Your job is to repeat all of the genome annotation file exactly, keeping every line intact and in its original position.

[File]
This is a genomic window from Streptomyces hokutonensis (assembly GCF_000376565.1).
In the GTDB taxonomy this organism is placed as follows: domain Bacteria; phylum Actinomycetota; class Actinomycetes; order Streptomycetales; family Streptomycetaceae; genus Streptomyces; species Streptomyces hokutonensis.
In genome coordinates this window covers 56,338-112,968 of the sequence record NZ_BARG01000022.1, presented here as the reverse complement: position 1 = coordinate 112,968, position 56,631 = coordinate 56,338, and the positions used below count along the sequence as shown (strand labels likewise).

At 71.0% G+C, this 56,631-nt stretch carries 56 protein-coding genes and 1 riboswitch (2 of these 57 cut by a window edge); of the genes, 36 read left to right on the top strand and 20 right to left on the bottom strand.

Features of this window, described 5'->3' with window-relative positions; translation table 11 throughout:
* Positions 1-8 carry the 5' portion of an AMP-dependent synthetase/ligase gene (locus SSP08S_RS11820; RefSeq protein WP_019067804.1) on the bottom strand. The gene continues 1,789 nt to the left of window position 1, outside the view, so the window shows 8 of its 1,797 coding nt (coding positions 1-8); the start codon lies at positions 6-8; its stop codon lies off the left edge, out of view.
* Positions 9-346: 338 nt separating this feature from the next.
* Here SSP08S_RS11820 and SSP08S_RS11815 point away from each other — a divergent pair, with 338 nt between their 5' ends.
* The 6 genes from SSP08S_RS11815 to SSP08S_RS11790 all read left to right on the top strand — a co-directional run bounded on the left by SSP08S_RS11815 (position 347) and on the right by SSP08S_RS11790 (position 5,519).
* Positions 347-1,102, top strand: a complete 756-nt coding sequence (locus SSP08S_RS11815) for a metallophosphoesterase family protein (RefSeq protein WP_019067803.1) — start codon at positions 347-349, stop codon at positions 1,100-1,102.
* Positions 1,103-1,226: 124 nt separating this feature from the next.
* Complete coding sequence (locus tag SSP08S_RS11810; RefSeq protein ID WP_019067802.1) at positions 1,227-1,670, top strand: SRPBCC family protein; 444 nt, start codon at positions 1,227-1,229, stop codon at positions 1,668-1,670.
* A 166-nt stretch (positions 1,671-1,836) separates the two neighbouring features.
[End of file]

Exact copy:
This is a genomic window from Streptomyces hokutonensis (assembly GCF_000376565.1).
In the GTDB taxonomy this organism is placed as follows: domain Bacteria; phylum Actinomycetota; class Actinomycetes; order Streptomycetales; family Streptomycetaceae; genus Streptomyces; species Streptomyces hokutonensis.
In genome coordinates this window covers 56,338-112,968 of the sequence record NZ_BARG01000022.1, presented here as the reverse complement: position 1 = coordinate 112,968, position 56,631 = coordinate 56,338, and the positions used below count along the sequence as shown (strand labels likewise).

At 71.0% G+C, this 56,631-nt stretch carries 56 protein-coding genes and 1 riboswitch (2 of these 57 cut by a window edge); of the genes, 36 read left to right on the top strand and 20 right to left on the bottom strand.

Features of this window, described 5'->3' with window-relative positions; translation table 11 throughout:
* Positions 1-8 carry the 5' portion of an AMP-dependent synthetase/ligase gene (locus SSP08S_RS11820; RefSeq protein WP_019067804.1) on the bottom strand. The gene continues 1,789 nt to the left of window position 1, outside the view, so the window shows 8 of its 1,797 coding nt (coding positions 1-8); the start codon lies at positions 6-8; its stop codon lies off the left edge, out of view.
* Positions 9-346: 338 nt separating this feature from the next.
* Here SSP08S_RS11820 and SSP08S_RS11815 point away from each other — a divergent pair, with 338 nt between their 5' ends.
* The 6 genes from SSP08S_RS11815 to SSP08S_RS11790 all read left to right on the top strand — a co-directional run bounded on the left by SSP08S_RS11815 (position 347) and on the right by SSP08S_RS11790 (position 5,519).
* Positions 347-1,102, top strand: a complete 756-nt coding sequence (locus SSP08S_RS11815) for a metallophosphoesterase family protein (RefSeq protein WP_019067803.1) — start codon at positions 347-349, stop codon at positions 1,100-1,102.
* Positions 1,103-1,226: 124 nt separating this feature from the next.
* Complete coding sequence (locus tag SSP08S_RS11810; RefSeq protein ID WP_019067802.1) at positions 1,227-1,670, top strand: SRPBCC family protein; 444 nt, start codon at positions 1,227-1,229, stop codon at positions 1,668-1,670.
* A 166-nt stretch (positions 1,671-1,836) separates the two neighbouring features.